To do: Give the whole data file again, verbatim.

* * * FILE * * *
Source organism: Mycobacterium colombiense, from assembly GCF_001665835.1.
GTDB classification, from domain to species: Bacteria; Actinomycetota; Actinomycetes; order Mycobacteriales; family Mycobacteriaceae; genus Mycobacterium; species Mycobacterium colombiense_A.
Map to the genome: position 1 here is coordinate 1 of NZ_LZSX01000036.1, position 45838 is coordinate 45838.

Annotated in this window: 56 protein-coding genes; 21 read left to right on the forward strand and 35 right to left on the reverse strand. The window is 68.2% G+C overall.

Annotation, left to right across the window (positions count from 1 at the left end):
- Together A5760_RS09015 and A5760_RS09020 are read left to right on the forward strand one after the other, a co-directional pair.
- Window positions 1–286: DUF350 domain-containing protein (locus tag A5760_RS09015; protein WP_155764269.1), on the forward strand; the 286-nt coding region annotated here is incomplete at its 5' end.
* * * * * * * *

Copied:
Source organism: Mycobacterium colombiense, from assembly GCF_001665835.1.
GTDB classification, from domain to species: Bacteria; Actinomycetota; Actinomycetes; order Mycobacteriales; family Mycobacteriaceae; genus Mycobacterium; species Mycobacterium colombiense_A.
Map to the genome: position 1 here is coordinate 1 of NZ_LZSX01000036.1, position 45838 is coordinate 45838.

Annotated in this window: 56 protein-coding genes; 21 read left to right on the forward strand and 35 right to left on the reverse strand. The window is 68.2% G+C overall.

Annotation, left to right across the window (positions count from 1 at the left end):
- Together A5760_RS09015 and A5760_RS09020 are read left to right on the forward strand one after the other, a co-directional pair.
- Window positions 1–286: DUF350 domain-containing protein (locus tag A5760_RS09015; protein WP_155764269.1), on the forward strand; the 286-nt coding region annotated here is incomplete at its 5' end.